Ferdinand and Isabella were quick to exploit the wealth of the Jews. Conversos, Jews who had expediently converted to Christianity, became their bankers. While they saw the Jews’ expulsion as a holy mission, it’s no coincidence that the Jews were required to leave their considerable wealth behind—and that their loans not only to the sovereigns, but to the Spanish aristocracy in general, were canceled by their departure. One of the modern arguments for the possibility that Columbus was Jewish is that his voyage was financed not by Isabella but by converso bankers. I don’t believe it happened that way at all. I can imagine Isabella saying: “I’d like to give this crazy man a shot. If he finds the Indies, the profits will be enormous. Portugal dominates trade around the coast of Africa, but a passage to the Indies to the west would be all ours. It costs me nothing to say I’ll pledge my jewels if need be. I’ll order the converso bankers to cover the cost. They won’t dare refuse. And when they see what happens to the Jews who cling to their heretical faith, they won’t dare ask for repayment.”
Several other arguments for Columbus being Jewish fail to convince. One early proponent of the theory was a Spanish Fascist who wrote in 1940 that Columbus’s greed for gold suggested he had “Jewish blood.” Anyone but a neo-Nazi would laugh that off today. Ferdinand and Isabella, not to mention all the Spaniards who accompanied Columbus on his voyages, had a greater lust for gold than Columbus himself, whose greatest wish was to bring an abundant return on their investment to the King and Queen. When gold proved to be in shorter supply in Hispaniola than expected, he made up the shortfall by taking Taino slaves and transporting them across the sea in conditions as appalling as those in the slaving ships of the 18th and 19th centuries.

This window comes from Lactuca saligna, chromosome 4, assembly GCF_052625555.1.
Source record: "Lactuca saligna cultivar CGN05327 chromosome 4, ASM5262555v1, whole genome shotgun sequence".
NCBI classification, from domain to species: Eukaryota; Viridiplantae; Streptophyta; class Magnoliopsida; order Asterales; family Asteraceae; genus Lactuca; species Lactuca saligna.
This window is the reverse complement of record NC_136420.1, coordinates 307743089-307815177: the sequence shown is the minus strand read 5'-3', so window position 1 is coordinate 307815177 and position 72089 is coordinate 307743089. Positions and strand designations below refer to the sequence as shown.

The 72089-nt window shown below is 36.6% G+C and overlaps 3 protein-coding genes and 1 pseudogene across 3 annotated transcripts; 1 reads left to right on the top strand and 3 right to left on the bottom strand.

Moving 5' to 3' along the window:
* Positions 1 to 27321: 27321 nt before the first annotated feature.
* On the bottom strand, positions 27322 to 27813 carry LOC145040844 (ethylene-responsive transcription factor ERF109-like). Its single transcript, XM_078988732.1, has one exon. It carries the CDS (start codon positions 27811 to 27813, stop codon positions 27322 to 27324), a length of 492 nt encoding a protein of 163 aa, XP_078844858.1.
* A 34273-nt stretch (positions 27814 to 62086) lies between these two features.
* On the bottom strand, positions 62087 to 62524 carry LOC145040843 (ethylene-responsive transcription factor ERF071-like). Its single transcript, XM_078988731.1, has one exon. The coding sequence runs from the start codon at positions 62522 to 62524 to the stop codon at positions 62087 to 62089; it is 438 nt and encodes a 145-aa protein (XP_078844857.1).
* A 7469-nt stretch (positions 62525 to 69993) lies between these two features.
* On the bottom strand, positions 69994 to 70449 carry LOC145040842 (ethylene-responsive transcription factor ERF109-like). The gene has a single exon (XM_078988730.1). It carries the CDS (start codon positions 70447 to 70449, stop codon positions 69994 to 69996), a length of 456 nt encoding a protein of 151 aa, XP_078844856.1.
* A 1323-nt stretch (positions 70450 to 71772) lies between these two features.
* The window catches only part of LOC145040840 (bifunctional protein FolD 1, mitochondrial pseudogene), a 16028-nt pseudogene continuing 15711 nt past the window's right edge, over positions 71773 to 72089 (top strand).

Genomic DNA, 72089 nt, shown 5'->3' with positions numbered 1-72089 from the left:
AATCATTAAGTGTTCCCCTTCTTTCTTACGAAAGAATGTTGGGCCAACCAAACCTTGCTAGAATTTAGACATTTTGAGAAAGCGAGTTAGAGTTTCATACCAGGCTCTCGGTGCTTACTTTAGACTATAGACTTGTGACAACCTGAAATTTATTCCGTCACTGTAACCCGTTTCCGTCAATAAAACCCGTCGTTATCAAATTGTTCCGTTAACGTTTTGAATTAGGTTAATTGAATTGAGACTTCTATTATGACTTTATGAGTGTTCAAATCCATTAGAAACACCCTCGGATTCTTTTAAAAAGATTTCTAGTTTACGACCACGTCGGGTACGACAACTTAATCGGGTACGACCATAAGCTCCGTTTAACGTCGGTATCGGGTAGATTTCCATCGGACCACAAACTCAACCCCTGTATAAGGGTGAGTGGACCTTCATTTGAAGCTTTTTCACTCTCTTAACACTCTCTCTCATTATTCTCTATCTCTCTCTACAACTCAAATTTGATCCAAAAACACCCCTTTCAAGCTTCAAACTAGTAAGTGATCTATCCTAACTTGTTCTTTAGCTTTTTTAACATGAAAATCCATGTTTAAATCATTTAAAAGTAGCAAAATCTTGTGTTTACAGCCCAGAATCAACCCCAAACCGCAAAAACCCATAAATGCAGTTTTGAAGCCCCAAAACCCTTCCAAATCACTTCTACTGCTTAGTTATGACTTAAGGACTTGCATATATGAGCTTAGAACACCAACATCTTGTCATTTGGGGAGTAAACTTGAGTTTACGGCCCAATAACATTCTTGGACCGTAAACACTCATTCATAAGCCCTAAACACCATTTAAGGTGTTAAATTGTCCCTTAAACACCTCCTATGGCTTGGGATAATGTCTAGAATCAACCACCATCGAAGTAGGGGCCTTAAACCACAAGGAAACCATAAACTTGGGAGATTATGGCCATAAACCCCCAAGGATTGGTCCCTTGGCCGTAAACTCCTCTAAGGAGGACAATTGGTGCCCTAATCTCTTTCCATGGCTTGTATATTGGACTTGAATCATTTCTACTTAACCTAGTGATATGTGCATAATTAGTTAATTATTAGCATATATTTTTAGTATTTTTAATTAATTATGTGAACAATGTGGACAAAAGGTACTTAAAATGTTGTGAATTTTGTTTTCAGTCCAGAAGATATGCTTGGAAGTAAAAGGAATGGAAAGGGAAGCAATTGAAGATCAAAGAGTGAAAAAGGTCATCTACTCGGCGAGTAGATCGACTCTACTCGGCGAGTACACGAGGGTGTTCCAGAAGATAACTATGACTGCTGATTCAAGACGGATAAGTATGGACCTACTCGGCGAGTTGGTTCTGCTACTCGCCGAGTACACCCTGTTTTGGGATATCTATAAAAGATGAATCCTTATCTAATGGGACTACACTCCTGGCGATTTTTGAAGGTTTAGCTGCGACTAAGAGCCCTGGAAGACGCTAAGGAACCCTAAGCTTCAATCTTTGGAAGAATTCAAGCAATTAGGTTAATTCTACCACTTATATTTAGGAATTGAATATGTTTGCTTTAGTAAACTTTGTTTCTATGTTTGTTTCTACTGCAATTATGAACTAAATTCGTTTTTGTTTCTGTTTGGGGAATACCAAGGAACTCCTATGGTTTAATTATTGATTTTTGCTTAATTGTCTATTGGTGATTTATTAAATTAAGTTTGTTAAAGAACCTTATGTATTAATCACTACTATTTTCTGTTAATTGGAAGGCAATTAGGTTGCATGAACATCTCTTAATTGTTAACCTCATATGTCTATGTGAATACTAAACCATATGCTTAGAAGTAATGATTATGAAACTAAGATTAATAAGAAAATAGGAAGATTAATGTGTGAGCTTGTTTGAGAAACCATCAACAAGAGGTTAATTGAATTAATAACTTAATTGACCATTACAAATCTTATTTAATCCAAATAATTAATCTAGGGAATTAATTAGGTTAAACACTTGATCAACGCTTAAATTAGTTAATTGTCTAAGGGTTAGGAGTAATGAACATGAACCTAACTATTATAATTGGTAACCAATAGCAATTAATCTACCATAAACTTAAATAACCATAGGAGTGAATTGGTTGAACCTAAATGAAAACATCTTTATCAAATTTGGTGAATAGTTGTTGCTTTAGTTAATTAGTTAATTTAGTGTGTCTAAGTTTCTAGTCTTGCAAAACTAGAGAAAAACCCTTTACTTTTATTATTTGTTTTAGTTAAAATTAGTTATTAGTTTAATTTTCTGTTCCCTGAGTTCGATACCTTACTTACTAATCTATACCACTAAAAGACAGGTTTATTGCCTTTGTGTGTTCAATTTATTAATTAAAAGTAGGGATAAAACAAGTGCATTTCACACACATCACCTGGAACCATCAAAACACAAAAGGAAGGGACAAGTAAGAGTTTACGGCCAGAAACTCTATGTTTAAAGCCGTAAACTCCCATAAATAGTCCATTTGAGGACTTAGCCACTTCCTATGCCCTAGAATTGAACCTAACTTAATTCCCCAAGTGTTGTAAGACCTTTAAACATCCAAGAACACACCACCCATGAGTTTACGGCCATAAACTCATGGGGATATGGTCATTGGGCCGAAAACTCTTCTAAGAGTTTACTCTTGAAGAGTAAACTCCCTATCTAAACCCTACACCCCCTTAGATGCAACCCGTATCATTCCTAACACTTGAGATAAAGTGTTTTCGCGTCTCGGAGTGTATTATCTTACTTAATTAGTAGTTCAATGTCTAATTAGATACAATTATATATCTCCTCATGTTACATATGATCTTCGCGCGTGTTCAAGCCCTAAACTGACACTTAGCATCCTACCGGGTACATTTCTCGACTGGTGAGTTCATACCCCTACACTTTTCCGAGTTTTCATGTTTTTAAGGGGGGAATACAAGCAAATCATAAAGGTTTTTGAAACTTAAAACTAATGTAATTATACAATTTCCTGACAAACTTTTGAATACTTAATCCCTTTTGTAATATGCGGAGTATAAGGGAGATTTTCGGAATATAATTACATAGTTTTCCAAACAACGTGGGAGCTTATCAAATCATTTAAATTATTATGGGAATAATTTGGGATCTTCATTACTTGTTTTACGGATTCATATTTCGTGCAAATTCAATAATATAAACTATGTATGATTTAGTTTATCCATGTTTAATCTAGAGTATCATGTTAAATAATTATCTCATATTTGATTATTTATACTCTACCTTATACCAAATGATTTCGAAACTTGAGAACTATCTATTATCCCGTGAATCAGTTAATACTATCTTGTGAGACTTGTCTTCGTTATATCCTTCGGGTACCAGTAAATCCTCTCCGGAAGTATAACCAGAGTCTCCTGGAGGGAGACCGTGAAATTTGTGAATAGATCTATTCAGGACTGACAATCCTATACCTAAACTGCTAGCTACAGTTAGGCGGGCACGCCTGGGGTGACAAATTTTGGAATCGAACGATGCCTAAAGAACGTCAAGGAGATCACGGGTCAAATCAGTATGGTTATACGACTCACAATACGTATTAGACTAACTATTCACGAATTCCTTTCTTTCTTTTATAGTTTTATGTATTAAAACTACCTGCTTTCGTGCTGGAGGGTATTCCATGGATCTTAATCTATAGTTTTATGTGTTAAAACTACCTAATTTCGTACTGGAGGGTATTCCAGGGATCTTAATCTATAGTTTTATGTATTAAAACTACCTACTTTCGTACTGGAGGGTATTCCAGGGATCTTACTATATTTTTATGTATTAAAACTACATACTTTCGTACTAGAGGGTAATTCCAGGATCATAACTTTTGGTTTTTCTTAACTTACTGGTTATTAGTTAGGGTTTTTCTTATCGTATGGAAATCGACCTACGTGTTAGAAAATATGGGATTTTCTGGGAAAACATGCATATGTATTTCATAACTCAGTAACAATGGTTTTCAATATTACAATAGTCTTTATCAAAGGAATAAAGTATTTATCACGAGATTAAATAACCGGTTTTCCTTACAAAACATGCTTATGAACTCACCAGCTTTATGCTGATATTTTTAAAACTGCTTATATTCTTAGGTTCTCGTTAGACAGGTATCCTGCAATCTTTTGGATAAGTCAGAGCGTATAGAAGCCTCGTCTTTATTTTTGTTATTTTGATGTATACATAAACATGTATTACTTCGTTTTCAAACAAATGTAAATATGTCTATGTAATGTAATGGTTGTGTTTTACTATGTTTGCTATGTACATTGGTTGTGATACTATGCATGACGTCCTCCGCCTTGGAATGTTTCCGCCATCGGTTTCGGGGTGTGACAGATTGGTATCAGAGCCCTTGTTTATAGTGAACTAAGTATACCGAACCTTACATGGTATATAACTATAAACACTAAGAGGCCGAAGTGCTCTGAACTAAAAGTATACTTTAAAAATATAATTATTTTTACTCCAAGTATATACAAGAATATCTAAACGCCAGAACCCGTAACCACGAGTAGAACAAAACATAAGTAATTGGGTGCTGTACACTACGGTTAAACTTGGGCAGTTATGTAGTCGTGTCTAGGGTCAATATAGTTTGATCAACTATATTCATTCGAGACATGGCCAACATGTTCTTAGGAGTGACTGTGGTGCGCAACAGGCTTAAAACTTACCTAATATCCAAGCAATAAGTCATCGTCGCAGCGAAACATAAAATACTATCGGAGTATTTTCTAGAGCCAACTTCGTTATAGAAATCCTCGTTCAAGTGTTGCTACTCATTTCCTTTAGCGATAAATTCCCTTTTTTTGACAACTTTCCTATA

Some modern Jewish scholars claim that Columbus was seeking a Jewish homeland, a New World Israel. This is a fashionable idea today. But first, it was the Christians, not the Jews, who longed to expel the Muslims from Jerusalem in the later Middle Ages—hence the Crusades. Second, Columbus expected to find existing civilizations open to trade with Europe, not empty lands. And third, the King and Queen made it perfectly clear when they agreed to sponsor the second voyage that all lands claimed and gold mined or collected became the property of the Crown. The sailors, soldiers, and settlers who crossed the sea in 1493 were not entitled to seize these riches for themselves. I doubt that any of them took this stricture seriously—except Columbus himself, whose own words in his logs and letters reveal him as a deeply devout Christian and devoted champion of his King and Queen.
A big thanks to Elizabeth Zelvin. She’ll give away two prizes to someone who contributes a comment on my blog this week: an electronic copy of Voyage of Strangers in .mobi (Kindle) or .pdf format, and a copy of the Ellery Queen’s Mystery Magazine issue that includes her Agatha award-nominated short story “The Green Cross.” I’ll choose the winner from among those who comment by Friday at 6 p.m. ET. Make sure you leave your email address.